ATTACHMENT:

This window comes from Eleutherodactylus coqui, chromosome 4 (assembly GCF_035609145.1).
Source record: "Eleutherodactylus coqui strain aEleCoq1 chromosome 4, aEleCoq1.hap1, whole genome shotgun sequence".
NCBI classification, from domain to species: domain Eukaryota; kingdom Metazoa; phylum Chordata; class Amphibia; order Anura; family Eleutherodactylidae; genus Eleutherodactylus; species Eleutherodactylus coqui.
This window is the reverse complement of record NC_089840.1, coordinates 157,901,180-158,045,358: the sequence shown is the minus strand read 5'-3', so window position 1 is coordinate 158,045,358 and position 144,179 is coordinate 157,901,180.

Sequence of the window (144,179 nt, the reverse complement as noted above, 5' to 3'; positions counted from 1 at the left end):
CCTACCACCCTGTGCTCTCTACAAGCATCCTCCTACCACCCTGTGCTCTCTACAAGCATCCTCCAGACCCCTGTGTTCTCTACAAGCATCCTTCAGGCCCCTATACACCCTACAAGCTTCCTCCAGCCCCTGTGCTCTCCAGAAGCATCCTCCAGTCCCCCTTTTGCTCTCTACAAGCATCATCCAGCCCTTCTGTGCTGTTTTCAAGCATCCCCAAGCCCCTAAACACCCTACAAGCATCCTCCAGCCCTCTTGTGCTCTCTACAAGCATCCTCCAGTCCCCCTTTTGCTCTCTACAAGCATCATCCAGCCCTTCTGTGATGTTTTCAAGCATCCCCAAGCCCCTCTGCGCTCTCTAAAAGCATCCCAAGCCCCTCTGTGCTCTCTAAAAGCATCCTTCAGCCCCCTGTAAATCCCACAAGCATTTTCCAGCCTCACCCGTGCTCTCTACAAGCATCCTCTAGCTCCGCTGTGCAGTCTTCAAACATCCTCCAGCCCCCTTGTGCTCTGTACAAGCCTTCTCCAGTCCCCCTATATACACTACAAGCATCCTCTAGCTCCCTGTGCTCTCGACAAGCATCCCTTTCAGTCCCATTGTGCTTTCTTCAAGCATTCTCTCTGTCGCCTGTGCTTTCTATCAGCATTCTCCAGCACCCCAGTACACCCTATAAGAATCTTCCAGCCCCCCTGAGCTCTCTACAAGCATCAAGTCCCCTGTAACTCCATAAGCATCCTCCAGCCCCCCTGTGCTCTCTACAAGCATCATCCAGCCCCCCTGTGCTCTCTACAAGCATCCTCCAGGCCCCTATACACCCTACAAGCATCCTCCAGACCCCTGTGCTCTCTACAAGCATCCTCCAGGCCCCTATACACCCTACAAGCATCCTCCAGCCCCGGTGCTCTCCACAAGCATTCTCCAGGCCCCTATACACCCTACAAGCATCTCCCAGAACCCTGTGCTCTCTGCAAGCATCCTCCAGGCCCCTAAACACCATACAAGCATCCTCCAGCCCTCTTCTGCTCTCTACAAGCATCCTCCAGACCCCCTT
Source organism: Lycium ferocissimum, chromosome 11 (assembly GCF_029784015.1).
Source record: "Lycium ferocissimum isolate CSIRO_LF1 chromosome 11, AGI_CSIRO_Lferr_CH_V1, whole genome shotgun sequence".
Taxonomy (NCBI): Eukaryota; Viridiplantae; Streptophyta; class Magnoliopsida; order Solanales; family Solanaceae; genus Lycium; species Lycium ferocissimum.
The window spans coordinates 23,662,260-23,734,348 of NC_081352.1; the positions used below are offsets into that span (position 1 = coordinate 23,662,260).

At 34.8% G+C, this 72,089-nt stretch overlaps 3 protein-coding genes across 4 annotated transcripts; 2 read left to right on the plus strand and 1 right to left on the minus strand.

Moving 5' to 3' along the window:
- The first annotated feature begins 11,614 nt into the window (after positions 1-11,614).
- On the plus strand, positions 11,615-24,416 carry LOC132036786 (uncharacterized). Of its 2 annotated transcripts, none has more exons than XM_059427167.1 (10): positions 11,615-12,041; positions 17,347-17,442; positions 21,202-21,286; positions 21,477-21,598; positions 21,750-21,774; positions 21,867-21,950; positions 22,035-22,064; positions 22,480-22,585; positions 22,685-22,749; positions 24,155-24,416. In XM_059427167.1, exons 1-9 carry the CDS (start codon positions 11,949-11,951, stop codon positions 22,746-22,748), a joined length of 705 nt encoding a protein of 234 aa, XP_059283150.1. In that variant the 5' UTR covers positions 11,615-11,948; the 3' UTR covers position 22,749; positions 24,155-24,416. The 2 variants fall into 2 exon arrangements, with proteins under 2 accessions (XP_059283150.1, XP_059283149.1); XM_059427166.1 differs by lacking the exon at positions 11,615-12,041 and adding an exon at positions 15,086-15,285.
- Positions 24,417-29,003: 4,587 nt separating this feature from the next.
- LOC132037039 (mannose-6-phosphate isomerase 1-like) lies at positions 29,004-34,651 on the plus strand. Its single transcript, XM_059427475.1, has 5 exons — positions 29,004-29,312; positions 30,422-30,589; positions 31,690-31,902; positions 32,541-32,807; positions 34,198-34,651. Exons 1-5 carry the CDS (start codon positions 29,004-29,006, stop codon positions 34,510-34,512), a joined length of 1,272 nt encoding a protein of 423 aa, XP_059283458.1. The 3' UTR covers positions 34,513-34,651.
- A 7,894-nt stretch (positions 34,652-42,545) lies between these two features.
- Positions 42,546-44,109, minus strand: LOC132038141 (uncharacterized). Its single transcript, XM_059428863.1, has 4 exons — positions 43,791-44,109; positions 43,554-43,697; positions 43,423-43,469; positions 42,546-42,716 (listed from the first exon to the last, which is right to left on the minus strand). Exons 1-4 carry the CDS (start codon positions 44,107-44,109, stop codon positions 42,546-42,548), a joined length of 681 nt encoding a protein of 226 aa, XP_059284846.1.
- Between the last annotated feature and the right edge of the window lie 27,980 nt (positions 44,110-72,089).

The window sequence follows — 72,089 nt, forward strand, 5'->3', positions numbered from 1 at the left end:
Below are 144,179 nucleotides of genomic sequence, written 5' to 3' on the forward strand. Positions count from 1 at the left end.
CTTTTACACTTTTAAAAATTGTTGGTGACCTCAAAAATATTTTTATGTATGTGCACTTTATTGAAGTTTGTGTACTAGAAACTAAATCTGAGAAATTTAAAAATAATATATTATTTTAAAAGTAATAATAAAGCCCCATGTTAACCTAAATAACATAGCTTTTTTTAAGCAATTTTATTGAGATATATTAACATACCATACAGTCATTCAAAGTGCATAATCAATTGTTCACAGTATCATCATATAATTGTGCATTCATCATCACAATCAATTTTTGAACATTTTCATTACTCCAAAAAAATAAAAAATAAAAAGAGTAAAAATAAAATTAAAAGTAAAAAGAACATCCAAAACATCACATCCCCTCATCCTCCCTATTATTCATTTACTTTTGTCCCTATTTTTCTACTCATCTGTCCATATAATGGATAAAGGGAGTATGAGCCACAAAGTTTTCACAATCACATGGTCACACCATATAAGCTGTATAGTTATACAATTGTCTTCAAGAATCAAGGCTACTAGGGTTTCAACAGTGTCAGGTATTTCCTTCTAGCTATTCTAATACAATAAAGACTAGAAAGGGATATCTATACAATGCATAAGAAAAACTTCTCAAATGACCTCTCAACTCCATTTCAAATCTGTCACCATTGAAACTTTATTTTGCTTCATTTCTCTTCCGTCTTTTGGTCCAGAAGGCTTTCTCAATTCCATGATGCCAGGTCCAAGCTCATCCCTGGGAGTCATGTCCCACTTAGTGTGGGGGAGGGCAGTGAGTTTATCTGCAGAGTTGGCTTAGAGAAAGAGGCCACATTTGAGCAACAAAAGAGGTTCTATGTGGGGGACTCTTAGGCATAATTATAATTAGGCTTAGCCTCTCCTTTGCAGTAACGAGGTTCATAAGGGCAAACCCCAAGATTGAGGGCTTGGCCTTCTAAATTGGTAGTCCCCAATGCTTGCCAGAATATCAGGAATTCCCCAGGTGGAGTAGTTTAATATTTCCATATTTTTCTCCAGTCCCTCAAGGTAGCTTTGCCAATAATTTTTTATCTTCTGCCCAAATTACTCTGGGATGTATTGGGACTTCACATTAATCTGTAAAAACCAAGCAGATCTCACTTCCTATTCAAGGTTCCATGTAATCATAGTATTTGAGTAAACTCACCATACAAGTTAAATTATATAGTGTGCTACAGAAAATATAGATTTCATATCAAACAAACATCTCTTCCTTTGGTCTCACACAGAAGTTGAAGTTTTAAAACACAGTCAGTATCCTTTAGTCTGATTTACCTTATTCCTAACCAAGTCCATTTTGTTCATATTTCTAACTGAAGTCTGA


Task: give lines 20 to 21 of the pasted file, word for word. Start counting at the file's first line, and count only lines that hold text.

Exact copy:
The window sequence follows — 72,089 nt, forward strand, 5'->3', positions numbered from 1 at the left end:
Below are 144,179 nucleotides of genomic sequence, written 5' to 3' on the forward strand. Positions count from 1 at the left end.